7. My suggestion is to select a color scheme each year (red geraniums for example) and encourage nurseries and other small business to offer a substantial discount for plants to line the businesses and encourage homeowners to enhance their own properties. A big enough impact will bring people to the area to spend money at a businesses and keep the area viable. Businesses can develop their own specials to go along with the yearly theme. Also one color or theme will have higher impact. While this sounds really simplistic pride of ownership is important and encourages friendly competition. Perhaps a yearly contest for best use if theme both for a homeowner and a business....

8. Online job/time bank. Create a neighborhood database of community "experts" with profiles and references (similar to where people can offer their expertise, such as certified electrician or master quilter. People could exchange money, but would instead be encouraged to bank hours to earn time to learn from or utilize another person's expertise. This idea would (1.) connect people in a neighborhood who otherwise may not know each other, (2.) bring a greater understanding of specific individual assets within a neighborhood, (3.) cultivate a sharing culture among neighbors, and (4.) incubate small businesses when particular skills or expertise are in great demand.

9. I believe because so much of the land in our growing community is being purchased by ...[major landowner] yet majority of the homeowners are elderly or disabled and we have families with children, pets and of all ethnicities a stage with a roof and perhaps a gazebo would be great instead of your basic playground or basketball court..I feel with a stage students from the schools can involve the youth and all in the community to find their talents and share them amongst all. So many gather to go to the muny and to the Shakespeare plays at seasonal times; but many of our elders are unable to travel to many of these places. We have a boys and girls club; but most times they only have your traditional activities for the youth. We have a few non profit organizations that are looking to help the youth; but not many parents available to know what their youth are participating in due to employment. Yet there's many who have talents that they can share on a stage. So many schools in the neighborhood that can assist to bring the youth to acknowledge their talents; but no place for them to go outside of school. Yet theres college students who are only able to share their accomplishments amongst family and friends when a neighborhood stage can involve all. Many of the elderly look to come outside without much to see; but their yards. I participate in a program ... [in which] and so many women in this program have seen this community change in so many ways over the years and I believe a stage for all to come together and gather to share all that they have on their minds and in their hearts would be great. This stage though I think would be great, because so many participate in things at school and after school with no place to share their talents. So many would and can benefit from an open stage. This community has really grown over the years and is continuing to grow daily. So many would benefit from just one stage.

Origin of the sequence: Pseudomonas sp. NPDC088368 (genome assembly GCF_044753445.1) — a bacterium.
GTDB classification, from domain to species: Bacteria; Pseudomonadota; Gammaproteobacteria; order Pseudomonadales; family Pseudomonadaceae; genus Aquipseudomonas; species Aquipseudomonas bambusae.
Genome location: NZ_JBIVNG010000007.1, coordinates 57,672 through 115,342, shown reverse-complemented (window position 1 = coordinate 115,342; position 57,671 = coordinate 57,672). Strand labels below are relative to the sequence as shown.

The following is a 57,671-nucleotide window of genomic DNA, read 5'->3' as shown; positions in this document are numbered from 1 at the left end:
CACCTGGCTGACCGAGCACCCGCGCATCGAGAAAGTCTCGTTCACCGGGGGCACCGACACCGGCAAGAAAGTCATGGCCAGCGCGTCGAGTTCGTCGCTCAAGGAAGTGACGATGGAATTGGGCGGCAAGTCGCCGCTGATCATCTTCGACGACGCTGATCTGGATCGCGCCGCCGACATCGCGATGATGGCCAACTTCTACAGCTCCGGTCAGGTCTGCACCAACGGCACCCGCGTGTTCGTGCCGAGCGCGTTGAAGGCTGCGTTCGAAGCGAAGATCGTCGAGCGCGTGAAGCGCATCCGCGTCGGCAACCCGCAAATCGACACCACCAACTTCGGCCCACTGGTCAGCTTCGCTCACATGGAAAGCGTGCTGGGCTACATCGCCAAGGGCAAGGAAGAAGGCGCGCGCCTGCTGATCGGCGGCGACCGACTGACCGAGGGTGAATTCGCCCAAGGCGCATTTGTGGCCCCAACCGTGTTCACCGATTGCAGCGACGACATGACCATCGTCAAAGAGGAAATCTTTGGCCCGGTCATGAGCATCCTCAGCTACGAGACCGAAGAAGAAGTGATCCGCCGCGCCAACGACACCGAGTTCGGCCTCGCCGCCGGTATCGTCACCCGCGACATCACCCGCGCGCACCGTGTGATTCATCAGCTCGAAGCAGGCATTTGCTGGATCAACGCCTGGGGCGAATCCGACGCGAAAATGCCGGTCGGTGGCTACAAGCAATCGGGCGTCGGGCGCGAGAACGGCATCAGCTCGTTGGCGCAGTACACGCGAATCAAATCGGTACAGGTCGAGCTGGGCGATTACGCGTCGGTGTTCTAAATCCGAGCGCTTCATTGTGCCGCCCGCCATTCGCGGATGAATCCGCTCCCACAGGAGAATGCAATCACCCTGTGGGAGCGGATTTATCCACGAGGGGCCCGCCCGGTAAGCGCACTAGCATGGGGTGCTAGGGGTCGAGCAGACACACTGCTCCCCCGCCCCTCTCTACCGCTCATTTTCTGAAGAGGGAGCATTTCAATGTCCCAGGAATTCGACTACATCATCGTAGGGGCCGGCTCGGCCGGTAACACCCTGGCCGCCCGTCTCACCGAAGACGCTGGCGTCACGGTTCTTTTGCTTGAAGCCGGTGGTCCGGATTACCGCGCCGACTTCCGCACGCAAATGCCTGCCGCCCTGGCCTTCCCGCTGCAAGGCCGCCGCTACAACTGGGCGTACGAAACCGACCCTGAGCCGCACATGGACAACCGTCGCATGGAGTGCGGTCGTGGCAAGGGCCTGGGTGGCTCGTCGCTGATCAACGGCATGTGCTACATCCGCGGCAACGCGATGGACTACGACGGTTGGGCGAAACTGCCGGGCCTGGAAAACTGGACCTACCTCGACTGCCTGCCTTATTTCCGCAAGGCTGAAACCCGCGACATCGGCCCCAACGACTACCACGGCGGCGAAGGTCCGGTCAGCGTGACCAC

10. Continue to engage meaningful, encouraging, stimulating conversation with the youth in my neighborhood and provoke them be involved in neighborhood block programs and meetings.

11. Youth Technology Center. There are a number of younger kids and teenagers in our neighborhood and I thought it would great to have a place where they could do homework, solve math problems, learn how to program computers, learn how to build computers, or complete thought provoking exercises. In the event the work itself wasn't interesting enough to the community, entice them with the ability to earn time playing the latest video games. Every kid loves video games, but not everyone can afford expensive gaming consoles. I am a software engineer that grew up playing video games and taking apart stuff and taking the time to really learn math. As a result I've developed a successful career in software development. I think there should be a way to inspire the younger generation (even if it means tricking them into it) to be excited about math and science. I would imagine even without the video game part of it, it would be cool to have a place where kids could go to learn about technology. Kind of like a library but focused on technology only.

12. Making a point of regularly spending time on your front porch fosters those tiny, impromptu interactions with neighbors, especially with children, that build a strong foundation in the community. All the organized events in the world can't substitute for informal, impromptu interactions.

SLACO would like to invite you to continue to contribute your ideas about how to improve neighborhoods. Just enter your name, email address, neighborhood, and idea in the space below.  By submitting, you are giving SLACO permission to use your idea, without identifying information, on this website, at the conference, in social media, and in other publications.   We also reserve the right to group your neighborhood improvement ideas with submittals that seem similar, and to edit out any wording that is too specific.

Now it's time to contribute!

250 Ways to Improve Your Neighborhood

To Inspire a Better St. Louis